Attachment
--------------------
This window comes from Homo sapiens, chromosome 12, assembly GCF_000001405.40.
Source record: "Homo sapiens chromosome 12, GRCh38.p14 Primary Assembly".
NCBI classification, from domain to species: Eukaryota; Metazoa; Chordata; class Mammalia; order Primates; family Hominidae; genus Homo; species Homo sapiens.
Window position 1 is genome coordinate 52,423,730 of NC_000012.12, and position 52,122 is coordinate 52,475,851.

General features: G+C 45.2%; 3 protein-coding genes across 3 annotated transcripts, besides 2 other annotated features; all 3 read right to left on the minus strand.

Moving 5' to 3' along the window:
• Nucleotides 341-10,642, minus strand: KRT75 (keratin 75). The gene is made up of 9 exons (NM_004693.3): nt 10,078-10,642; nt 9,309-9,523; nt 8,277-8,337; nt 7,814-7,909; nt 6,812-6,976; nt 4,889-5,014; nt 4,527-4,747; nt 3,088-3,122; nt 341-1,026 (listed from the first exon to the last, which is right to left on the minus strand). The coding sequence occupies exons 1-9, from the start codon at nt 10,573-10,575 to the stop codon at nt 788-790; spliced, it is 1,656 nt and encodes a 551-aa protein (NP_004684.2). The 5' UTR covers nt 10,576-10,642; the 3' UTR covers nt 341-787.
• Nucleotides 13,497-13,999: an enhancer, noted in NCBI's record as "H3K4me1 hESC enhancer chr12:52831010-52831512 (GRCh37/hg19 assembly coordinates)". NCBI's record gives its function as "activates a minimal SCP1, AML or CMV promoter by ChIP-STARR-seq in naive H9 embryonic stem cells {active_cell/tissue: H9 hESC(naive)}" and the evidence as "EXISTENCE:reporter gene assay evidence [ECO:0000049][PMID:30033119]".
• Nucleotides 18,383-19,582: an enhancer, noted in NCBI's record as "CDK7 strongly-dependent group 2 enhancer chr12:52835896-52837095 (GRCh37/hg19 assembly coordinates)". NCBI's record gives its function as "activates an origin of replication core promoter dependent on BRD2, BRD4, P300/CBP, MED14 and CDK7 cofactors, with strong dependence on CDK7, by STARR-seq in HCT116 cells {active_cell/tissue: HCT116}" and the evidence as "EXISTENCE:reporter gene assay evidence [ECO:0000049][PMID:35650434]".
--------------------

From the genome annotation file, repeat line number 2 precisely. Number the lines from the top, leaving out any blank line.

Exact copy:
Source record: "Homo sapiens chromosome 12, GRCh38.p14 Primary Assembly".